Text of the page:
Answer:

#standardsql
SELECT
  start_position,
  reference_name,
  reference_bases AS original,
  alternate_bases[ORDINAL(1)].alt AS changed
FROM
  rice3k.ERS467753 AS v
WHERE
  ARRAY_LENGTH(alternate_bases) = 1
  AND alternate_bases[ORDINAL(1)].alt IN ('A','C','G','T')
LIMIT 10

Step 4

Modify the SELECT part of the statement so that you get a result set that looks like this:

Hint: Use the CONCAT method of the String type.

Answer:

#standardsql
SELECT
  start_position,
  reference_name,
  CONCAT( reference_bases, '->', alternate_bases[ORDINAL(1)].alt) AS mutation
FROM
  rice3k.ERS467753 AS v
WHERE
  ARRAY_LENGTH(alternate_bases) = 1
  AND alternate_bases[ORDINAL(1)].alt IN ('A','C','G','T')
LIMIT 10

Step 5

Find the five most frequent mutations. You want a result set that looks like this:

Hint: You will need a subquery or WITH statement, and you will need to group by MUTATION.

Answer:

#standardsql
WITH mutations AS (
SELECT
  start_position,
  reference_name,
  CONCAT( reference_bases, '->', alternate_bases[ORDINAL(1)].alt) AS mutation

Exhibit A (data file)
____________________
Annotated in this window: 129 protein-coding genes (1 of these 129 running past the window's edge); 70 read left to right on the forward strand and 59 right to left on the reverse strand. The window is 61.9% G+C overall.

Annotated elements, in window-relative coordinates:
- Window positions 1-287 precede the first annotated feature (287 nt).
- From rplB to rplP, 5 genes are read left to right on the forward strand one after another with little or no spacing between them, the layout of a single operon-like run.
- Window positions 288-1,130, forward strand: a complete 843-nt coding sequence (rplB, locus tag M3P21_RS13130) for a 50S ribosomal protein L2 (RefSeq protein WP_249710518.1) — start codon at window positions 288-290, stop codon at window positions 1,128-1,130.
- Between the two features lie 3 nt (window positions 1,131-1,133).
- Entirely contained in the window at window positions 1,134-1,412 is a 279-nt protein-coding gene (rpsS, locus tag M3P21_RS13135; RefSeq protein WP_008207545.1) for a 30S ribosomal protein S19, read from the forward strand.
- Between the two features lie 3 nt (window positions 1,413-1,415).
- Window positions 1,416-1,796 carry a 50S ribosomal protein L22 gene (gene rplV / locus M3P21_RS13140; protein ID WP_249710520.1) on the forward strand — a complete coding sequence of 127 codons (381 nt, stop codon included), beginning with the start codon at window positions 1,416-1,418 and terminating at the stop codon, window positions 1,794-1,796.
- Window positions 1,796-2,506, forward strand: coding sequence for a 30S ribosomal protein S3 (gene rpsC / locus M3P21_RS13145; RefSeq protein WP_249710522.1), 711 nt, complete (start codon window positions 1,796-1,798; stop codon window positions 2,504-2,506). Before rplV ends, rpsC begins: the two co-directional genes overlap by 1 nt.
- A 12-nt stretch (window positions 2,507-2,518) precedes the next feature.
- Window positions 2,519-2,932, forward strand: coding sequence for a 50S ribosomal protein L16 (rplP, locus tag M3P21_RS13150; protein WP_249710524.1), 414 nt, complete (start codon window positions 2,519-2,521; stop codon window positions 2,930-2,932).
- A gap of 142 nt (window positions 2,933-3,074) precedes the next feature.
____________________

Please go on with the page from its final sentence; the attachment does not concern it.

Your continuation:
FROM
  rice3k.ERS467753 AS v
WHERE
  ARRAY_LENGTH(alternate_bases) = 1
  AND alternate_bases[ORDINAL(1)].alt IN ('A','C','G','T')
)

SELECT
  mutation,
  COUNT(mutation) AS num_mutations
FROM
  mutations
GROUP BY mutation
ORDER BY num_mutations DESC
LIMIT 5

Step 1

In the BigQuery console, type this query:

#standardsql
SELECT sample, ref, bin, SUM(n) AS numvariants
FROM (
SELECT
call.name AS sample, reference_name AS ref, FLOOR(start_position/1000000) AS bin, 1 AS n
FROM `rice3k.ERS467753` 
JOIN UNNEST(call) AS call
JOIN UNNEST(alternate_bases) AS alt
WHERE alt.alt != '<*>'
) AS x
GROUP BY sample, ref, bin
ORDER BY numvariants DESC
LIMIT 10

What does the above query do? ________________________________

Answer:

It counts variants per 1 megabase bin, per sample, per chromosome and ranks the bins in descending order of the number of variants. Top entries in the table are "hotspots".

Step 2